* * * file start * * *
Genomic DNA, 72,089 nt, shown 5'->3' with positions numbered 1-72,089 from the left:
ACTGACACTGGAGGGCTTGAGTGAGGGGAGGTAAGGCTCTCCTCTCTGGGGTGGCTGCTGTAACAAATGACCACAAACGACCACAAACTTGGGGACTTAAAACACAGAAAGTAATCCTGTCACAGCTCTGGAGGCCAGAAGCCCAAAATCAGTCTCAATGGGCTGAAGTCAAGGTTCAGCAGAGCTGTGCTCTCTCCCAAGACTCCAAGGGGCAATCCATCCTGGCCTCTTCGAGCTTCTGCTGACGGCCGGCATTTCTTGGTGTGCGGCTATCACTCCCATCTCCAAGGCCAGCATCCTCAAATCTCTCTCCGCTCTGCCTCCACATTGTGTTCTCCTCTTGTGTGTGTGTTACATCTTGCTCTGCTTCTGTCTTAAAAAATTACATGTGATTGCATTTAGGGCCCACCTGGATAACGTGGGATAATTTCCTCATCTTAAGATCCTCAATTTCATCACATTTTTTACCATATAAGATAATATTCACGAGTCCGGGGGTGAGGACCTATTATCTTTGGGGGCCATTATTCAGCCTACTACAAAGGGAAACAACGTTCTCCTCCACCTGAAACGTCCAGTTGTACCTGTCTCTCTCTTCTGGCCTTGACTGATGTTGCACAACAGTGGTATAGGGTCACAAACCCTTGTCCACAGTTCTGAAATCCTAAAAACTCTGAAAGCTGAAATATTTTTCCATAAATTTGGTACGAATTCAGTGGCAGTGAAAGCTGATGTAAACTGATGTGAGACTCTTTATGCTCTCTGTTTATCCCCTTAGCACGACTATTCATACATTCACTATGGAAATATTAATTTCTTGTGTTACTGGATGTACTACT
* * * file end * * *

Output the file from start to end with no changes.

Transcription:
Genomic DNA, 72,089 nt, shown 5'->3' with positions numbered 1-72,089 from the left:
ACTGACACTGGAGGGCTTGAGTGAGGGGAGGTAAGGCTCTCCTCTCTGGGGTGGCTGCTGTAACAAATGACCACAAACGACCACAAACTTGGGGACTTAAAACACAGAAAGTAATCCTGTCACAGCTCTGGAGGCCAGAAGCCCAAAATCAGTCTCAATGGGCTGAAGTCAAGGTTCAGCAGAGCTGTGCTCTCTCCCAAGACTCCAAGGGGCAATCCATCCTGGCCTCTTCGAGCTTCTGCTGACGGCCGGCATTTCTTGGTGTGCGGCTATCACTCCCATCTCCAAGGCCAGCATCCTCAAATCTCTCTCCGCTCTGCCTCCACATTGTGTTCTCCTCTTGTGTGTGTGTTACATCTTGCTCTGCTTCTGTCTTAAAAAATTACATGTGATTGCATTTAGGGCCCACCTGGATAACGTGGGATAATTTCCTCATCTTAAGATCCTCAATTTCATCACATTTTTTACCATATAAGATAATATTCACGAGTCCGGGGGTGAGGACCTATTATCTTTGGGGGCCATTATTCAGCCTACTACAAAGGGAAACAACGTTCTCCTCCACCTGAAACGTCCAGTTGTACCTGTCTCTCTCTTCTGGCCTTGACTGATGTTGCACAACAGTGGTATAGGGTCACAAACCCTTGTCCACAGTTCTGAAATCCTAAAAACTCTGAAAGCTGAAATATTTTTCCATAAATTTGGTACGAATTCAGTGGCAGTGAAAGCTGATGTAAACTGATGTGAGACTCTTTATGCTCTCTGTTTATCCCCTTAGCACGACTATTCATACATTCACTATGGAAATATTAATTTCTTGTGTTACTGGATGTACTACT